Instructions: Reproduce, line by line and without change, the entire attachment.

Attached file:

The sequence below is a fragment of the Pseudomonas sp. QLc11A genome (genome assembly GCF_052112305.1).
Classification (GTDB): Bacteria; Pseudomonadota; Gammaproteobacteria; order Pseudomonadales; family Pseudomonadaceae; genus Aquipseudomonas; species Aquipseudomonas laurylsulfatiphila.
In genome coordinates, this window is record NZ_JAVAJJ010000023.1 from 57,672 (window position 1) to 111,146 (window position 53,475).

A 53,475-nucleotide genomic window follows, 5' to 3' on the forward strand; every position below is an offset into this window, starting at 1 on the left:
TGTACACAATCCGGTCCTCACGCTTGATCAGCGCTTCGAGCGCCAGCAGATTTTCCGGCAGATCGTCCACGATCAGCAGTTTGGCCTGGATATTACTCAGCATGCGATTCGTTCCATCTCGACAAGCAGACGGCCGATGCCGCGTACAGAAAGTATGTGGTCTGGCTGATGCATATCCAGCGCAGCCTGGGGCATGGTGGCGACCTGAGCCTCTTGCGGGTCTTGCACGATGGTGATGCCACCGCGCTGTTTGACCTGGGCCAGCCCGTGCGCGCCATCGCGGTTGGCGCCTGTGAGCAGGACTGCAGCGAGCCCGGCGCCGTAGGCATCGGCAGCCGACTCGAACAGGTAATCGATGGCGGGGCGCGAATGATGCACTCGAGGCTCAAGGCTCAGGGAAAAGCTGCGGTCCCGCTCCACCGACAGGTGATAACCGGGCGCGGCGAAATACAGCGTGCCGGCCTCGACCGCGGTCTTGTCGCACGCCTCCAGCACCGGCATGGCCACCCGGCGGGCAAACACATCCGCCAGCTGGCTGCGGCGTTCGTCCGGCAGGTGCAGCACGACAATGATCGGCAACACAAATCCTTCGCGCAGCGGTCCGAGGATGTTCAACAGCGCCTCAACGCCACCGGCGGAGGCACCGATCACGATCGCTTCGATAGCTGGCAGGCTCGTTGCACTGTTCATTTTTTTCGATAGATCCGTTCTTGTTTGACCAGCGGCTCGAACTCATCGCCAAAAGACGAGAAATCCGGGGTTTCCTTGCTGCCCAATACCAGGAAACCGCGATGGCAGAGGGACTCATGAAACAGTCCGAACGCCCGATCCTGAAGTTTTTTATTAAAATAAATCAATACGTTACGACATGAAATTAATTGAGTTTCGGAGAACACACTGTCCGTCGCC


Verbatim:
The sequence below is a fragment of the Pseudomonas sp. QLc11A genome (genome assembly GCF_052112305.1).
Classification (GTDB): Bacteria; Pseudomonadota; Gammaproteobacteria; order Pseudomonadales; family Pseudomonadaceae; genus Aquipseudomonas; species Aquipseudomonas laurylsulfatiphila.
In genome coordinates, this window is record NZ_JAVAJJ010000023.1 from 57,672 (window position 1) to 111,146 (window position 53,475).

A 53,475-nucleotide genomic window follows, 5' to 3' on the forward strand; every position below is an offset into this window, starting at 1 on the left:
TGTACACAATCCGGTCCTCACGCTTGATCAGCGCTTCGAGCGCCAGCAGATTTTCCGGCAGATCGTCCACGATCAGCAGTTTGGCCTGGATATTACTCAGCATGCGATTCGTTCCATCTCGACAAGCAGACGGCCGATGCCGCGTACAGAAAGTATGTGGTCTGGCTGATGCATATCCAGCGCAGCCTGGGGCATGGTGGCGACCTGAGCCTCTTGCGGGTCTTGCACGATGGTGATGCCACCGCGCTGTTTGACCTGGGCCAGCCCGTGCGCGCCATCGCGGTTGGCGCCTGTGAGCAGGACTGCAGCGAGCCCGGCGCCGTAGGCATCGGCAGCCGACTCGAACAGGTAATCGATGGCGGGGCGCGAATGATGCACTCGAGGCTCAAGGCTCAGGGAAAAGCTGCGGTCCCGCTCCACCGACAGGTGATAACCGGGCGCGGCGAAATACAGCGTGCCGGCCTCGACCGCGGTCTTGTCGCACGCCTCCAGCACCGGCATGGCCACCCGGCGGGCAAACACATCCGCCAGCTGGCTGCGGCGTTCGTCCGGCAGGTGCAGCACGACAATGATCGGCAACACAAATCCTTCGCGCAGCGGTCCGAGGATGTTCAACAGCGCCTCAACGCCACCGGCGGAGGCACCGATCACGATCGCTTCGATAGCTGGCAGGCTCGTTGCACTGTTCATTTTTTTCGATAGATCCGTTCTTGTTTGACCAGCGGCTCGAACTCATCGCCAAAAGACGAGAAATCCGGGGTTTCCTTGCTGCCCAATACCAGGAAACCGCGATGGCAGAGGGACTCATGAAACAGTCCGAACGCCCGATCCTGAAGTTTTTTATTAAAATAAATCAATACGTTACGACATGAAATTAATTGAGTTTCGGAGAACACACTGTCCGTCGCC